• However, at the present stage of development, really high quality digitally produced images do not come cheap; the equipment required is expensive. Professional users face high set-up costs, but in industries where speed, quality, and flexibility in use really matter, the price is worth paying. Imaging is an industry where copyright is jealously guarded, and ease of transfer brings with it problems of security and copyright protection. Digital files can also be lost or become corrupted, so some form of back-up is vital. Agfa is aware of these additional consumer and business needs and continues to work on ways of meeting them.

• The imaging industry now has two main product markets: analogue and digital. Each product has strengths and weaknesses, the importance of which varies according to customer needs and requirements.

• There remains a need for both analogue and digital imaging, depending upon the requirements of client groups. For example, during construction, gas and oil pipelines need their joints X-rayed with periodical follow-up checks so that cracks and defects can be detected. This is a job for tried and tested analogue systems.

On the other hand, digital technologies have helped to transform the work of hospital radiologists. For example, a software package developed by Agfa called MUSICA (Multiscale Image Contrast Amplification) enables radiologists to manipulate X-ray images in various ways. Edges can be sharpened up to reveal key details, and images can be rotated to offer alternative perspectives. Users can zoom in on details, and select and sort images in a search for recurring patterns. Images can be shared across a number of hospital workstations and can also be transmitted for immediate expert analysis elsewhere.

The best investment programmes are supported by painstaking research: market research into what consumers require and product research to establish what the new technology can and cannot do for them. Agfa is at the heart of changes in imaging brought about by new technology. It is leading. It is also listening and learning. In a highly competitive industry, Agfa’s thorough approach is enabling it to retain important competitive advantages over its closest and fiercest rival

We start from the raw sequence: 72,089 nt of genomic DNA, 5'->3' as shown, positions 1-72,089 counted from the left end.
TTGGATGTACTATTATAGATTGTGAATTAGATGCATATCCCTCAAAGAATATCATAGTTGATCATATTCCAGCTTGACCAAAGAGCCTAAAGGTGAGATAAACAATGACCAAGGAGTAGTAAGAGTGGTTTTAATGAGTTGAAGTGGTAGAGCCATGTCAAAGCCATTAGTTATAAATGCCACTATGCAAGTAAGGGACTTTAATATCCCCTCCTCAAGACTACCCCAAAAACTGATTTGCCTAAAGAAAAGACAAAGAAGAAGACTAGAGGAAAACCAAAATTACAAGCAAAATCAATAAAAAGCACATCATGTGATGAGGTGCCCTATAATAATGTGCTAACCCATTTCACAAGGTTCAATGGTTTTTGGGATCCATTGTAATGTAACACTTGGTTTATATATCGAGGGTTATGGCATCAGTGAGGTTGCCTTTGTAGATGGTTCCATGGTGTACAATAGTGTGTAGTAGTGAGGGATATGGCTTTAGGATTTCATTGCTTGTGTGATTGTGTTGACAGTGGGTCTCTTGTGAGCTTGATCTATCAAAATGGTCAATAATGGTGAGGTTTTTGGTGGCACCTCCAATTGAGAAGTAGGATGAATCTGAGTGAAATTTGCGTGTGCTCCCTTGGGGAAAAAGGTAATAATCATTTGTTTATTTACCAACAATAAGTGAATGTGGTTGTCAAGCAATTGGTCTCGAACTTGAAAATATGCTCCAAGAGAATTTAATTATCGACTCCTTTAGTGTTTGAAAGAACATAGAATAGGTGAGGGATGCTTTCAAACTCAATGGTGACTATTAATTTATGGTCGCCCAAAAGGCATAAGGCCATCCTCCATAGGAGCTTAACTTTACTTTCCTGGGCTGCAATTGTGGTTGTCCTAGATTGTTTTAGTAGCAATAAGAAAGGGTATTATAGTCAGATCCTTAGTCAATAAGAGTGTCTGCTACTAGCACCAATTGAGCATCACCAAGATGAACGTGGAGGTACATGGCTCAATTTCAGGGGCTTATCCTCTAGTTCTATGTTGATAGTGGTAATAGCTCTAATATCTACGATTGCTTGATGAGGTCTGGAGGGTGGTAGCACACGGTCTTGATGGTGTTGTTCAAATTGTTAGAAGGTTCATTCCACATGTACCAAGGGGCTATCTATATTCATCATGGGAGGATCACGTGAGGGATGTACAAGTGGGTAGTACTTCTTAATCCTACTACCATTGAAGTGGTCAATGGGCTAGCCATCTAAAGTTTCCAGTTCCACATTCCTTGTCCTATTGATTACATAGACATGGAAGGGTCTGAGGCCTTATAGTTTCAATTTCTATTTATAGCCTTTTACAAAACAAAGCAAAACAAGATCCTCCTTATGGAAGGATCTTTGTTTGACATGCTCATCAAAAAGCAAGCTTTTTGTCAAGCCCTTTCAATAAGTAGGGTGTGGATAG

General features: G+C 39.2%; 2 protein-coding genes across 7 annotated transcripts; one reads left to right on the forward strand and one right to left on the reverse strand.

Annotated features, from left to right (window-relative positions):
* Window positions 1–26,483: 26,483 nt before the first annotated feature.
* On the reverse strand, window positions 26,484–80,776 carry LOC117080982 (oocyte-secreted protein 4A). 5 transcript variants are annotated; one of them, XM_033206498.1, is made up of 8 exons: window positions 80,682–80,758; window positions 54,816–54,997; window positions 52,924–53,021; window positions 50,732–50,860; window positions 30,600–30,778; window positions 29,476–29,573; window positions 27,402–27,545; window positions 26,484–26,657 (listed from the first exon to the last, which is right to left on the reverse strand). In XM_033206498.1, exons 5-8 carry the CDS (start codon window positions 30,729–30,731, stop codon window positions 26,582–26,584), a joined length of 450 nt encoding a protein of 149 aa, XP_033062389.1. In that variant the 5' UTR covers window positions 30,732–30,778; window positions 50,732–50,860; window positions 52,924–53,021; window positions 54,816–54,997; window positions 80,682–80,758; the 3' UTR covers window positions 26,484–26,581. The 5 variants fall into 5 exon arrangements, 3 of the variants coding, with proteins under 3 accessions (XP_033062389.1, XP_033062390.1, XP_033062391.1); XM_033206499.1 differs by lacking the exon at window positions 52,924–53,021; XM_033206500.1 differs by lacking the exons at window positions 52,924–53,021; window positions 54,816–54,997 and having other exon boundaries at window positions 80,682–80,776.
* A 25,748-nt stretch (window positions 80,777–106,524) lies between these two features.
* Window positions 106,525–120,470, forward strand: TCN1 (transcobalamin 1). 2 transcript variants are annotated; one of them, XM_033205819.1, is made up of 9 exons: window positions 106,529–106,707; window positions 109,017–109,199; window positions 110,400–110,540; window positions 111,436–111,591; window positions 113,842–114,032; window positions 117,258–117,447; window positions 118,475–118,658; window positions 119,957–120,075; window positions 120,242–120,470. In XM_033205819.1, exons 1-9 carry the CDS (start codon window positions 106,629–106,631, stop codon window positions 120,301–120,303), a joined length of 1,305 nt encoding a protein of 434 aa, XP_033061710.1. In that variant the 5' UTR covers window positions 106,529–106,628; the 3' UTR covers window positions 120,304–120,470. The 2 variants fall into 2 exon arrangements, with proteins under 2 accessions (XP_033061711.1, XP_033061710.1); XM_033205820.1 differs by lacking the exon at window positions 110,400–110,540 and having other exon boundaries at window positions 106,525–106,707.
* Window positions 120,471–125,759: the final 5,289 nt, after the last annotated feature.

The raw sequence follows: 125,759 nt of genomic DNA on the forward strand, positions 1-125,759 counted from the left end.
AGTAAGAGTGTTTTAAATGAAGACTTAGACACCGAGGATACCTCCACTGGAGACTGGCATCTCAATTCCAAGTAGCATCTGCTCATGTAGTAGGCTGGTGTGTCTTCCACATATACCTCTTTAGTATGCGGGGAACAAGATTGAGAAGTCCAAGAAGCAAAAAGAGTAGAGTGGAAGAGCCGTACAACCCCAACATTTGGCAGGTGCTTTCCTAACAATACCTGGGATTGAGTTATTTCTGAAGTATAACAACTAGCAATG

Question 1: Agfa’s operations involve a high level of ___

Select one:

a. Creativity

b. Uniqueness

c. innovation

d. authenticity

Question 2

Consumers can take CDs to an Agfa Image Center where the quality, format and ____can be chosen.

Select one:

a. resolution

b. Pattern

c. Both a & b

d. None of the above

Question 3

Digital images are based upon a ____

Select one:

a. grid

b. metrix

c. perception

d. light

Question 4

Digital technologies are changing the way in which people take ___and use images

Select one:

a. Pictures

b. Images

c. Both a & b

d. process

Question 5

Digital technology is transforming __

Select one:

a. newspaper production

b. Education

c. people

d. Communication

Question 6

Negatives need ___ storage conditions to remain in good condition long term

Select one:

a. more

b. less

c. Both a & b

d. optimum

Question 7

The Agfa-Gevaert Group de-velops, produces and distributes an extensive range of analogue and ____

Select one:

a. digital

b. Light rays

c. diode

d. digital imaging systems

Question 8

The best investment programmes are supported by ___ research

Select one:

a. Marketing

b. painstaking

c. Cross-sectional

d. Longitudinal

Question 9

The imaging industry now has two main product markets: ___and digital

Select one:

a. Customer driven

b. analogue

c. Corporate

d. All of the above

Question 10

The real difference between analogue and digital lies in how images are___ and processed

Select one:

a. Looked

b. recorded

c. Seen

d. both a & b

10/10

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Foreign Trade Policy (EDL 411)-Semester IV

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Foreign Trade Policy (EDL 411)-Semester IV